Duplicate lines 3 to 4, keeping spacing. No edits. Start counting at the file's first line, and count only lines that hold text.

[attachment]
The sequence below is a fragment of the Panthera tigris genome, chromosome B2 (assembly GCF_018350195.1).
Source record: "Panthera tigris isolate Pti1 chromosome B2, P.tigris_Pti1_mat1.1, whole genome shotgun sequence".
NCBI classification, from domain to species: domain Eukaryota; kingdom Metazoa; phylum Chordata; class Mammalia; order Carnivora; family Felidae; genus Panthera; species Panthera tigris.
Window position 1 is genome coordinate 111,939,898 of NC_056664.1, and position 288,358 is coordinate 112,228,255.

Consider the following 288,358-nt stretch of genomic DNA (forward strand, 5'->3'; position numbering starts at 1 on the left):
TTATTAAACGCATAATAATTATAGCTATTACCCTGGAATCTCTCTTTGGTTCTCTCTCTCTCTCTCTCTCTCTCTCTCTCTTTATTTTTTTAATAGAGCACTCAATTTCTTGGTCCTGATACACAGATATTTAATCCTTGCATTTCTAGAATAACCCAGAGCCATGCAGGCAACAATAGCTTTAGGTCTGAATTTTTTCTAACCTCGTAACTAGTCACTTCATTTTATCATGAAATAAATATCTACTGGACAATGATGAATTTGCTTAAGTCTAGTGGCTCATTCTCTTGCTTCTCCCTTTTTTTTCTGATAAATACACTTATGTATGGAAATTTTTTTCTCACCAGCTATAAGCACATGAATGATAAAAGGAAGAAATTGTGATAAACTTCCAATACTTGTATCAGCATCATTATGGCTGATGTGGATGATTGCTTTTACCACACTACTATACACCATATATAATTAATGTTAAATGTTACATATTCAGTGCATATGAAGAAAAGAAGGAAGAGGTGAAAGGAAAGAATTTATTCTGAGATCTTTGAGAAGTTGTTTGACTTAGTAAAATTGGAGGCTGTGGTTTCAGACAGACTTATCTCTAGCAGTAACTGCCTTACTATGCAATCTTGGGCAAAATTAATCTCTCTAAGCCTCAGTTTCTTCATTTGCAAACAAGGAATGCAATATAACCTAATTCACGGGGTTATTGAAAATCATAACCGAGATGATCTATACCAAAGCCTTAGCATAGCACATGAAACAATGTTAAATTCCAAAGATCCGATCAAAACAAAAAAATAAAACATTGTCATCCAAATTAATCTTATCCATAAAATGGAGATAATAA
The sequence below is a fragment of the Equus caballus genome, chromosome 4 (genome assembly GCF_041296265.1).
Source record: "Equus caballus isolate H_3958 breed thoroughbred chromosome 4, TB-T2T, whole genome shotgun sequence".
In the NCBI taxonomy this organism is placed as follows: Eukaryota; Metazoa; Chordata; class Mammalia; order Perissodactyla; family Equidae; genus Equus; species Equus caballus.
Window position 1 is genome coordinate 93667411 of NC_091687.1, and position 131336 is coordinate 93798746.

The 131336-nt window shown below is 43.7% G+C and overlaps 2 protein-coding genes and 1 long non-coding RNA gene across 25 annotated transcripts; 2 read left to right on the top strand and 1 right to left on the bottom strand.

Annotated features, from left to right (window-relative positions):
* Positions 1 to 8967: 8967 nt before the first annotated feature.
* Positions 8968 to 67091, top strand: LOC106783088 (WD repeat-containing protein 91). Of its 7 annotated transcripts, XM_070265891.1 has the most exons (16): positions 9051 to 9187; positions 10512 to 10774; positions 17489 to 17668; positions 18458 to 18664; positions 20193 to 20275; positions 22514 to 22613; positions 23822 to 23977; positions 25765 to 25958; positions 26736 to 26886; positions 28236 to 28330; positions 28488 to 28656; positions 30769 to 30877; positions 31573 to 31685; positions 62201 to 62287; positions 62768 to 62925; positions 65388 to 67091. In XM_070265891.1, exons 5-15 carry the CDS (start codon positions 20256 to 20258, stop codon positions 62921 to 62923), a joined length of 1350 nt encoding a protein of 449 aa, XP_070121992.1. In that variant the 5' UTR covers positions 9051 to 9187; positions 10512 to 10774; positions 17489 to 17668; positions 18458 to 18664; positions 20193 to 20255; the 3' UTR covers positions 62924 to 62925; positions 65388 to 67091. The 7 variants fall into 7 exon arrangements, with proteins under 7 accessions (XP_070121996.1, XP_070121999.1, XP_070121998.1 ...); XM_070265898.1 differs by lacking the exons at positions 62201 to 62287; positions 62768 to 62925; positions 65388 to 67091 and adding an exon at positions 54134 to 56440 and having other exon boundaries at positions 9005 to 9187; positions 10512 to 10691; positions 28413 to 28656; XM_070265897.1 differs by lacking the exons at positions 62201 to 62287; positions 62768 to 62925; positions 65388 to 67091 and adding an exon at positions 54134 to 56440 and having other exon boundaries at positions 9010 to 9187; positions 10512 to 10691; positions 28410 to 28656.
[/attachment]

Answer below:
NCBI classification, from domain to species: domain Eukaryota; kingdom Metazoa; phylum Chordata; class Mammalia; order Carnivora; family Felidae; genus Panthera; species Panthera tigris.
Window position 1 is genome coordinate 111,939,898 of NC_056664.1, and position 288,358 is coordinate 112,228,255.